Dial in just enough sunshine to do the job…

Ridgid claims the light will run up to 30 hours on low power. I tried it out, and got 32 hours and 15 minutes out of a 5.0 Ah battery! I also tested it on full power, and it ran for a very respectable 4 hours and 22 minutes. Here’s a quick look at the specs from Ridgid, followed by a short clip to further enlighten you on the Ridgid Light Cannon and its siblings in the Ridgid LED light family:

• Extended run-time-up to 30 hours of continuous run-time with 5.0Ah battery
• 180 degree swivel head – unit can be positioned in multiple orientations to direct light where it’s needed
• Dual power compatibility – works with RIDGID 18-Volt battery or included 12-Volt car adapter
• Up to 2,500 Lumens with variable power dial – powerful output with adjustable lumen level to match brightness to the job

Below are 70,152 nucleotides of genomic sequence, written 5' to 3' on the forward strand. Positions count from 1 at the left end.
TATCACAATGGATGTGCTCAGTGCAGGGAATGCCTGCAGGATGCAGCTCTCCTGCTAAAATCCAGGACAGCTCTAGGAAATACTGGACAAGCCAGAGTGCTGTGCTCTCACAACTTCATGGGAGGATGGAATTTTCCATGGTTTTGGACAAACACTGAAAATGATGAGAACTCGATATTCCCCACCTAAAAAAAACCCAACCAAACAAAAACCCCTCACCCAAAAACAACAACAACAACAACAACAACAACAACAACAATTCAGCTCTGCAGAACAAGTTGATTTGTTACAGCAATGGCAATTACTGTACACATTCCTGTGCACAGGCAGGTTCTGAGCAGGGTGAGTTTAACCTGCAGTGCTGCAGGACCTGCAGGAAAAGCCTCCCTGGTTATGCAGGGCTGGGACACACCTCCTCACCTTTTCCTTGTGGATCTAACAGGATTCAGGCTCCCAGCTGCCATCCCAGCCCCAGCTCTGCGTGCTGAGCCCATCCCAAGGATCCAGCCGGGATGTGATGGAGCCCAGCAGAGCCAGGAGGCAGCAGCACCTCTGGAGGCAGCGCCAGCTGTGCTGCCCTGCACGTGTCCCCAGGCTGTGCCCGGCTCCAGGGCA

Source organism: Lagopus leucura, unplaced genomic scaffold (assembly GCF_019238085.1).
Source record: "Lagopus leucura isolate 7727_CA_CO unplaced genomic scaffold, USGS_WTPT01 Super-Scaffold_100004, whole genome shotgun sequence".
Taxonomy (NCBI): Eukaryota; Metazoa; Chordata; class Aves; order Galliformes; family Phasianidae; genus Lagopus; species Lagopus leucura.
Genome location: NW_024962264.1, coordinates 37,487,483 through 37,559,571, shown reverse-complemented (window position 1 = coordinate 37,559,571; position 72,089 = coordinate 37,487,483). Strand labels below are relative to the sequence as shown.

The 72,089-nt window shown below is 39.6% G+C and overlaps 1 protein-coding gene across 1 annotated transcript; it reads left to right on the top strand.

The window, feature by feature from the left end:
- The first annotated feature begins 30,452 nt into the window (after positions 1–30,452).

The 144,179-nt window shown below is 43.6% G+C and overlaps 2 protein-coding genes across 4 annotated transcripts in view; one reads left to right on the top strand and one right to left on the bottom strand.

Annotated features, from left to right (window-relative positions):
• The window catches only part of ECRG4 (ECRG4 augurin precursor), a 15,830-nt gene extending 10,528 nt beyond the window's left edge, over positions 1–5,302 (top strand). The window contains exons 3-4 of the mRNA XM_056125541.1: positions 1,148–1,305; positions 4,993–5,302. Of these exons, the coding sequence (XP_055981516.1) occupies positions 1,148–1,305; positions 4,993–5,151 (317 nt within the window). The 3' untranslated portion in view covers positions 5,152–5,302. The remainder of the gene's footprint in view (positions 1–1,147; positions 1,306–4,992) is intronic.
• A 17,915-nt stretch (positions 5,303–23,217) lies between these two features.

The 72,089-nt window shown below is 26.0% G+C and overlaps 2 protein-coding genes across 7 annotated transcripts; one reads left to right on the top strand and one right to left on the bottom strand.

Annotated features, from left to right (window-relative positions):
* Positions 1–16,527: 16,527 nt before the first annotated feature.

• Temperature control electronics prevent LEDs from overheating
• On-board 1/4-20 thread – easily mount the unit to the RIDGID universal tripod
• On-board cord retainer for hanging the light upside down, to illuminate hard to reach areas

Empowering The Ridgid Light Cannon

Like the panel light, the Ridgid Light Cannon will run off any Ridgid 18V Li-Ion battery. If you’re going mobile, though, there’s another option. The full name of this light is the Ridgid GEN5X 18V Dual-Power Light Cannon. Being inherently lazy efficient, I’ve shortened it to the Ridgid Light Cannon, which speeds things up and provides fewer opportunities for typos. Anyhow, the “Dual-Power” is the key here.

If no battery is available, or you want to conserve it, the light will also operate using the included 12’ car adapter that plugs into your vehicle’s cigarette lighter. Just slide off the Ridgid battery, and insert the plug into the connector. A retaining slot on the back of the light helps keep it tamed.